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Expanding Your Partnerships to Enhance Medical Surge: Seven Ways to Engage Outpatient Care Settings

Author: ASPR TRACIE
Published Date: 8/13/2019 11:09:00 AM
Category: Medical Countermeasures; Response & Recovery; Hospital Preparedness;

Outpatient care settings  - including federally qualified health centers (FQHCs), rural health clinics (RHCs), urgent care centers, home health and hospice agencies, and primary care provider practices - have a wide range of capabilities that could be used to save lives in an emergency, but are they integrated into our nation’s emergency healthcare response system? How can healthcare coalitions better engage outpatient healthcare providers to enhance disaster response?

These are just some of the questions the experts from ASPR’s Technical Resources, Assistance Center, and Information Exchange (TRACIE) asked as they worked to better understand medical surge preparedness in outpatient settings. Their findings have important implications for healthcare system preparedness and healthcare coalitions.

Starting in 2017, ASPR TRACIE began working with experts from health clinics, urgent care centers, home health and hospice agencies, and primary care associations to learn more about their perceived roles in their healthcare coalitions. ASPR TRACIE experts found that, regardless of the healthcare setting, most participants knew they had a role to play in community emergency preparedness and response efforts; they managed many important assets, and many of them have tested their disaster response protocols, although gaps remain due in part to lack of resources. In many cases, the key to better integration of these outpatient providers into the nation’s healthcare system is to ask them to participate.

Outpatient Settings Have Critical Capabilities

Outpatient care settings have critical assets they can use to bolster community preparedness and resilience; treat lower acuity injuries and illnesses to keep patients out of or help decompress hospital emergency departments during surge responses; and provide follow-up care and monitoring during the disaster recovery phase.

Many representatives thought their settings could perform very important functions during disaster response by providing services in some of the following ten essential areas:

  1. treatment for low-acuity patients
  2. patient triage
  3. patient risk communication
  4. expertise in treating vulnerable populations
  5. temporary treatment site or safe haven
  6. behavioral health support
  7. responder health support
  8. public health surveillance
  9. patient monitoring
  10. support for vaccination or mass dispensing efforts

Limitations in Capacity, Unclear Role in Response

Although outpatient care settings have many resources that could be used to save lives in an emergency, ASPR TRACIE found that wide variation exists in the capacity and resources of each healthcare setting; and their potential role in responding to a medical surge incident has not been clearly defined in most communities.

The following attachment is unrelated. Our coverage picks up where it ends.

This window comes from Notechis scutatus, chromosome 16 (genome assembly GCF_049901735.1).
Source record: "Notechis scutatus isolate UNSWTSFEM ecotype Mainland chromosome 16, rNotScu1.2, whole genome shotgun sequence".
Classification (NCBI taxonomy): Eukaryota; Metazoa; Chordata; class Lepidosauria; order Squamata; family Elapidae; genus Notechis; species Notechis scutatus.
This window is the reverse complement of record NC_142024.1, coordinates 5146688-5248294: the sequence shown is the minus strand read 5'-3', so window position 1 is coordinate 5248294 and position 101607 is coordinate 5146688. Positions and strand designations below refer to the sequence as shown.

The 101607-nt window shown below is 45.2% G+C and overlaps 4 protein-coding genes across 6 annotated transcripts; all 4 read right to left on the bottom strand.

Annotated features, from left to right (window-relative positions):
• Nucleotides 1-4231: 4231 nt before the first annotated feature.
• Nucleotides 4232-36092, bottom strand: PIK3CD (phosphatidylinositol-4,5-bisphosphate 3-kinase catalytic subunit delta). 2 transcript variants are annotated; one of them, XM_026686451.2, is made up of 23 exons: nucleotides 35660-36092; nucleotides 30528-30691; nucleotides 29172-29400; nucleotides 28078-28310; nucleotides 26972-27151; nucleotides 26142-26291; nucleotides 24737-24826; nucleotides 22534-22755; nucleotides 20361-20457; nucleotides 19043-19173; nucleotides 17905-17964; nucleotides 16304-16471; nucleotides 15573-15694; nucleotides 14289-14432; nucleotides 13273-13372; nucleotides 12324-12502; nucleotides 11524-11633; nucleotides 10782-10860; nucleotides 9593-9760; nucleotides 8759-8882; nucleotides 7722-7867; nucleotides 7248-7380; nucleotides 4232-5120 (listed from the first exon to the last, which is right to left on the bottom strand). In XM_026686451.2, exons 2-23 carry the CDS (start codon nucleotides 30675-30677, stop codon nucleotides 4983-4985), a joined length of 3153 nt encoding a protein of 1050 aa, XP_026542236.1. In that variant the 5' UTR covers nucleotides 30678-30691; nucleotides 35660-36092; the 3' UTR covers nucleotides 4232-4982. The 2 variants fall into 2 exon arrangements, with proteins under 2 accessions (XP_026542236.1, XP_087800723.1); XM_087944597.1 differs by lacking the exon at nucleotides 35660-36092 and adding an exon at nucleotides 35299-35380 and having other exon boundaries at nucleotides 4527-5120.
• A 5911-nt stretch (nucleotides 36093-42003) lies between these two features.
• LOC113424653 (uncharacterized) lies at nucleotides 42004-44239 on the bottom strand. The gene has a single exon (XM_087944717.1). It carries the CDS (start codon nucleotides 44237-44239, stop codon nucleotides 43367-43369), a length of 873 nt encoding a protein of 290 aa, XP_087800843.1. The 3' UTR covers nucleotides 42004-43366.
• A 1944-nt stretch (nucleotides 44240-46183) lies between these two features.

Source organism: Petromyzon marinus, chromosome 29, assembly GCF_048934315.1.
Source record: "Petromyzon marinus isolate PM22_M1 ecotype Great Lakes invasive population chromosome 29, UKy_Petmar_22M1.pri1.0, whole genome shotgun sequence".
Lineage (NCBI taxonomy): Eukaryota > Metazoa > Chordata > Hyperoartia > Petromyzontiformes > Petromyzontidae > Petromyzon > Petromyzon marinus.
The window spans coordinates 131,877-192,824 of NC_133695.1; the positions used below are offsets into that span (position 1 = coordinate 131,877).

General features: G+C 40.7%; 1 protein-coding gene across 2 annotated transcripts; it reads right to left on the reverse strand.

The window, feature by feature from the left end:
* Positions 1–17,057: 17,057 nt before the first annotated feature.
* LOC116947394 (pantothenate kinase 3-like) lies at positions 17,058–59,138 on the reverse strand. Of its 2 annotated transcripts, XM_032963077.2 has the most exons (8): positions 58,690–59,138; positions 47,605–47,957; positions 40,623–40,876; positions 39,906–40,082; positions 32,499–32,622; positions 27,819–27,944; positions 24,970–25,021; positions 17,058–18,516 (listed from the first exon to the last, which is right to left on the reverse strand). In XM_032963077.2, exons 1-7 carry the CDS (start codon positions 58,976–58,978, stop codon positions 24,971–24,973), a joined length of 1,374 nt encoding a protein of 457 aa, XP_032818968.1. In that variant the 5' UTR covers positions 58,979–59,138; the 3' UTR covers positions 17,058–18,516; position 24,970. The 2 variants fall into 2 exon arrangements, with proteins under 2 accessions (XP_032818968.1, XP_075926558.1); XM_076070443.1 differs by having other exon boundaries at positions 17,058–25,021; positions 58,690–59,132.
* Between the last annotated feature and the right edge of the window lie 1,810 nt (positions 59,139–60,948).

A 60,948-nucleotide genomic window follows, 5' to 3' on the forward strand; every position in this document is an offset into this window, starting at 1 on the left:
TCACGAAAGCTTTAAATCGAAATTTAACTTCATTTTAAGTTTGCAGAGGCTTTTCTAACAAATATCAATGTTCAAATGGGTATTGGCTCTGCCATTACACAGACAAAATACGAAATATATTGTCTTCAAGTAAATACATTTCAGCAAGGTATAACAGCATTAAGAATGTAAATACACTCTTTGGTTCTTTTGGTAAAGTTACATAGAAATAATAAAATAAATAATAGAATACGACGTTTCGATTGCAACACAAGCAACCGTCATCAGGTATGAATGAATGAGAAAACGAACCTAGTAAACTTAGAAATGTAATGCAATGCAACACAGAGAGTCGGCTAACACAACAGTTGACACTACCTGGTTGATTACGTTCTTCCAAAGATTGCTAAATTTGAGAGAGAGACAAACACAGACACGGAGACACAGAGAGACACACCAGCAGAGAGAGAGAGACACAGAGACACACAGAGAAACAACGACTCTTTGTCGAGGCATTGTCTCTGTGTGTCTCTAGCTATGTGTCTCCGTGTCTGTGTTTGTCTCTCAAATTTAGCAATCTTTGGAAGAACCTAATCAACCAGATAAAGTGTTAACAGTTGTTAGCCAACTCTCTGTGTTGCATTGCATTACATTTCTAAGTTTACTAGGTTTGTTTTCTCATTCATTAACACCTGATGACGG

Most outpatient care providers have tested their disaster response protocols and procedures, and many have started implementing business continuity strategies to enable sustained care of existing patients and potential care of new patients whose traditional care settings may have been disrupted by an emergency. However, experts from all outpatient healthcare settings indicated that a lack of time and resources to participate in training was a major barrier to better preparedness.

Engaging Outpatient Care Providers in Healthcare Coalitions

Among those less engaged in emergency management activities, the greatest motivator to participation is being asked. In some cases, “being asked” equates to patients seeking care during a disaster. Other times, participation is a result of a request from a Healthcare Coalition (HCC), a healthcare system partner, or a local, state, or federal public health or emergency management agency.

Engaging outpatient care providers before a disaster strikes can help ensure that you are working together to save lives when disaster strikes. ASPR TRACIE identified seven actions to improve the readiness of these healthcare settings for emergencies and disasters:

  • Better define the role of each setting in overall community emergency management efforts.
  • Increase engagement of each setting with HCCs and other community partners.
  • Provide training, technical assistance, and other resources to support emergency management knowledge and activities.
  • Promote opportunities for knowledge exchange and learning, particularly highlighting the lessons learned by those who have responded to real-life emergencies.
  • Encourage the use of hazard vulnerability analyses to establish emergency response expectations based on capabilities and community threats.
  • Promote continuity of operations planning to aid in resilience efforts.
  • Support FQHCs, RHCs, home health, and hospice settings in implementing regulatory requirements, including the Centers for Medicare and Medicaid Services Emergency Preparedness Final Rule.

To learn more about the capabilities of outpatient healthcare providers and ways that you can engage them and become ready to work together to enhance medical surge capacity when disaster strikes, check out ASPR TRACIE’s Engaging Healthcare System Partners in Medical Surge resource page.



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